Scientists have discovered the molecular mechanism behind how the common cytomegalovirus can wreak havoc on bone marrow and organ transplant patients, according to a paper published in the journal Cell & Host Microbe.
Viagra shows promise for use in bone marrow transplants
Researchers at UC Santa Cruz have demonstrated a new, rapid method to obtain donor stem cells for bone marrow transplants using a combination of Viagra and a second drug called Plerixafor.
Bone marrow may be the missing piece of the fertility puzzle
A woman's bone marrow may determine her ability to start and sustain a pregnancy, report Yale researchers in PLOS Biology.
Cells that make bone marrow also travel to the womb to help pregnancy
Bone marrow-derived cells play a role in changes to the mouse uterus before and during pregnancy, enabling implantation of the embryo and reducing pregnancy loss, according to research published Sept.
Uncovering secrets of bone marrow cells and how they differentiate
Researchers mapped distinct bone marrow niche populations and their differentiation paths for the bone marrow factory that starts from mesenchymal stromal cells and ends with three types of cells -- fat cells, bone-making cells and cartilage-making cells.
Zebrafish help researchers explore alternatives to bone marrow donation
UC San Diego researchers discover new role for epidermal growth factor receptor in blood stem cell development, a crucial key to being able to generate them in the laboratory, and circumvent the need for bone marrow donation.
New material will allow abandoning bone marrow transplantation
Scientists from the National University of Science and Technology 'MISIS' developed nanomaterial, which will be able to restore the internal structure of bones damaged due to osteoporosis and osteomyelitis.
Blood diseases cured with bone marrow transplant
Doubling the low amount of total body radiation delivered to patients undergoing bone marrow transplants with donor cells that are only 'half-matched' increased the rate of engraftment from only about 50 percent to nearly 100 percent, according to a new study by Johns Hopkins researchers.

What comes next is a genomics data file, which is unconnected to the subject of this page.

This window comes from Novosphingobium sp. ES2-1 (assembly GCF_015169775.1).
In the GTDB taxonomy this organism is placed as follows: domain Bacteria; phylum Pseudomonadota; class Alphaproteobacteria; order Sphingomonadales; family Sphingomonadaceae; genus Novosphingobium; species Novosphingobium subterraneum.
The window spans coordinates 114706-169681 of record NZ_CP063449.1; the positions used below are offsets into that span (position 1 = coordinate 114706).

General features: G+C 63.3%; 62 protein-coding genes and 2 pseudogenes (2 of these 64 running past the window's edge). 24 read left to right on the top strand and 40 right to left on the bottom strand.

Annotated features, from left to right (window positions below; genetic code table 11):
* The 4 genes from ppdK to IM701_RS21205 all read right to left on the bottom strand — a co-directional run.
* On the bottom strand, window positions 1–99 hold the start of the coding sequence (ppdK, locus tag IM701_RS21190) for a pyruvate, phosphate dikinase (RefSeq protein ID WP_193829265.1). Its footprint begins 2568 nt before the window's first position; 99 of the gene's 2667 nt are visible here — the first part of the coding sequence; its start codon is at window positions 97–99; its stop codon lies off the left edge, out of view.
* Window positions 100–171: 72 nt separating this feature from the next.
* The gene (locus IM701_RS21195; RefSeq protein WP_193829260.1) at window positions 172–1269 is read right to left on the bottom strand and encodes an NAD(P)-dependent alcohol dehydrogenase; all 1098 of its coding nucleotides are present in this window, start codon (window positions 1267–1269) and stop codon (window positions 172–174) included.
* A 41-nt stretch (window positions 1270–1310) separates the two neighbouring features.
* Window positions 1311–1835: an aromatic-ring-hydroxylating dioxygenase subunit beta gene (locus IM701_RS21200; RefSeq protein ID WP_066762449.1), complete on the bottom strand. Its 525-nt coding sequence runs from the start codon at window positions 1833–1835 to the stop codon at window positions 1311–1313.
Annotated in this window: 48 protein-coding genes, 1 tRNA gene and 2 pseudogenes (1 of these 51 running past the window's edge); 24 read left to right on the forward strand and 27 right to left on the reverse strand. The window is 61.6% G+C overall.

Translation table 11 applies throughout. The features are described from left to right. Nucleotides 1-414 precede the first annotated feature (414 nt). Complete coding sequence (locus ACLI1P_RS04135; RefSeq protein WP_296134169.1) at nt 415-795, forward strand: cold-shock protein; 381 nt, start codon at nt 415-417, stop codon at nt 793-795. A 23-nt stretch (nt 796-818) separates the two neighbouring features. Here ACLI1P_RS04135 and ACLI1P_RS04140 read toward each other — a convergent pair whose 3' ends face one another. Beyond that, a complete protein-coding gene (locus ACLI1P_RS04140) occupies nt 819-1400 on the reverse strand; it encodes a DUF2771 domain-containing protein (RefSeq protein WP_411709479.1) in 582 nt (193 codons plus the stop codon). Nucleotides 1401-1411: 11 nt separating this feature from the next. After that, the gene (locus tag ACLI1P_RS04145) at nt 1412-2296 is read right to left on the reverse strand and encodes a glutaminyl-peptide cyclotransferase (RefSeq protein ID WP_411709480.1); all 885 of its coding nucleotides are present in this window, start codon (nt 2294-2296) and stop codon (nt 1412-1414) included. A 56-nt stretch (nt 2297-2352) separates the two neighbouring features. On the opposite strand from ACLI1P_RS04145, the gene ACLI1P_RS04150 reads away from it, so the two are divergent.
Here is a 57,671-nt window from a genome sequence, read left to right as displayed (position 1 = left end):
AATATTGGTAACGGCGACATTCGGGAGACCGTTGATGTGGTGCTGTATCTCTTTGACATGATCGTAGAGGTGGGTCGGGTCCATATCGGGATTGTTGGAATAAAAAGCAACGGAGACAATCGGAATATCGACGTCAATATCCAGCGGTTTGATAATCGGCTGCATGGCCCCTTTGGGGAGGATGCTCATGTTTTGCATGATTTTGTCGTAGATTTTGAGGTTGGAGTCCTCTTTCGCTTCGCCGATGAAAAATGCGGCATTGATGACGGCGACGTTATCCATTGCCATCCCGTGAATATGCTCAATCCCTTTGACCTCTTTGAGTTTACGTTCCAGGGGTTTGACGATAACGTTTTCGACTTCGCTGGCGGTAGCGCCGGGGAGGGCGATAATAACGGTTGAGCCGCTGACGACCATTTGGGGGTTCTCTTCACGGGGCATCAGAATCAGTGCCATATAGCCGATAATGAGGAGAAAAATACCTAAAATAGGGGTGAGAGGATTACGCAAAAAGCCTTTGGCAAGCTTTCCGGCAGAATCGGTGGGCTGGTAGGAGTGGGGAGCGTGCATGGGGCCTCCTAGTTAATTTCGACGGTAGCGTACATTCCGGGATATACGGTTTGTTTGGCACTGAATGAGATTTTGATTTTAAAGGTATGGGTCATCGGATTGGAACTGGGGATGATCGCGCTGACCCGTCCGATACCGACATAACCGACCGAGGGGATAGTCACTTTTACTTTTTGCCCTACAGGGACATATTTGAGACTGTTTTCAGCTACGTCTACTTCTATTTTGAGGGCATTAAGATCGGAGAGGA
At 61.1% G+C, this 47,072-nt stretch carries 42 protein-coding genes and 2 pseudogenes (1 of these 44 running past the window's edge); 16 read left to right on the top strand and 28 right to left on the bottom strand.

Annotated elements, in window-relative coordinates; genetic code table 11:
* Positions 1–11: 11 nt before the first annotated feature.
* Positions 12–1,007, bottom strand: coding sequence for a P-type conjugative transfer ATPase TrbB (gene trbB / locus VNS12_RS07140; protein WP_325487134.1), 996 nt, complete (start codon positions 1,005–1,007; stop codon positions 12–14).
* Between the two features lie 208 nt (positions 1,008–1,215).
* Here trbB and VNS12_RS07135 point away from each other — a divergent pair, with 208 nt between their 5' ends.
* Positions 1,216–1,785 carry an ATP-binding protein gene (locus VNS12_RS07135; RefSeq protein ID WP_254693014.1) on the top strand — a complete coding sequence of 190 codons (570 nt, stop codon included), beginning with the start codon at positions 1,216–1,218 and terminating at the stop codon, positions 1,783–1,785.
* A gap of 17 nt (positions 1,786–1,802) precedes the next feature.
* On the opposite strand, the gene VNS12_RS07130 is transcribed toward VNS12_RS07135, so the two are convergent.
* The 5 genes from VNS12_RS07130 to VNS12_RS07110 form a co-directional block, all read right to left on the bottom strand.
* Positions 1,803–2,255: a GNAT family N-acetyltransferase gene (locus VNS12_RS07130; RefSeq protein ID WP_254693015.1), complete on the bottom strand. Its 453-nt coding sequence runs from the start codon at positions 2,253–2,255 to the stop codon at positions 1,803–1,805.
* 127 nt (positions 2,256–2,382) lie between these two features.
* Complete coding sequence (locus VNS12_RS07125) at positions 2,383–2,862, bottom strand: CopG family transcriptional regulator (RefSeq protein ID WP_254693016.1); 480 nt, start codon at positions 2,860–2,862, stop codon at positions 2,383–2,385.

Vitamin D and immune cells stimulate bone marrow disease
The bone marrow disease myelofibrosis is stimulated by excessive signaling from vitamin D and immune cells known as macrophages, reveals a Japanese research team.
More Bone Marrow News and Bone Marrow Current Events

Trending Science News

Current Coronavirus (COVID-19) News

Top Science Podcasts

We have hand picked the top science podcasts of 2020.
Now Playing: TED Radio Hour

Making Amends
What makes a true apology? What does it mean to make amends for past mistakes? This hour, TED speakers explore how repairing the wrongs of the past is the first step toward healing for the future. Guests include historian and preservationist Brent Leggs, law professor Martha Minow, librarian Dawn Wacek, and playwright V (formerly Eve Ensler).
Now Playing: Science for the People

#566 Is Your Gut Leaking?
This week we're busting the human gut wide open with Dr. Alessio Fasano from the Center for Celiac Research and Treatment at Massachusetts General Hospital. Join host Anika Hazra for our discussion separating fact from fiction on the controversial topic of leaky gut syndrome. We cover everything from what causes a leaky gut to interpreting the results of a gut microbiome test! Related links: Center for Celiac Research and Treatment website and their YouTube channel
Now Playing: Radiolab

The Flag and the Fury
How do you actually make change in the world? For 126 years, Mississippi has had the Confederate battle flag on their state flag, and they were the last state in the nation where that emblem remained "officially" flying.  A few days ago, that flag came down. A few days before that, it coming down would have seemed impossible. We dive into the story behind this de-flagging: a journey involving a clash of histories, designs, families, and even cheerleading. This show is a collaboration with OSM Audio. Kiese Laymon's memoir Heavy is here. And the Hospitality Flag webpage is here.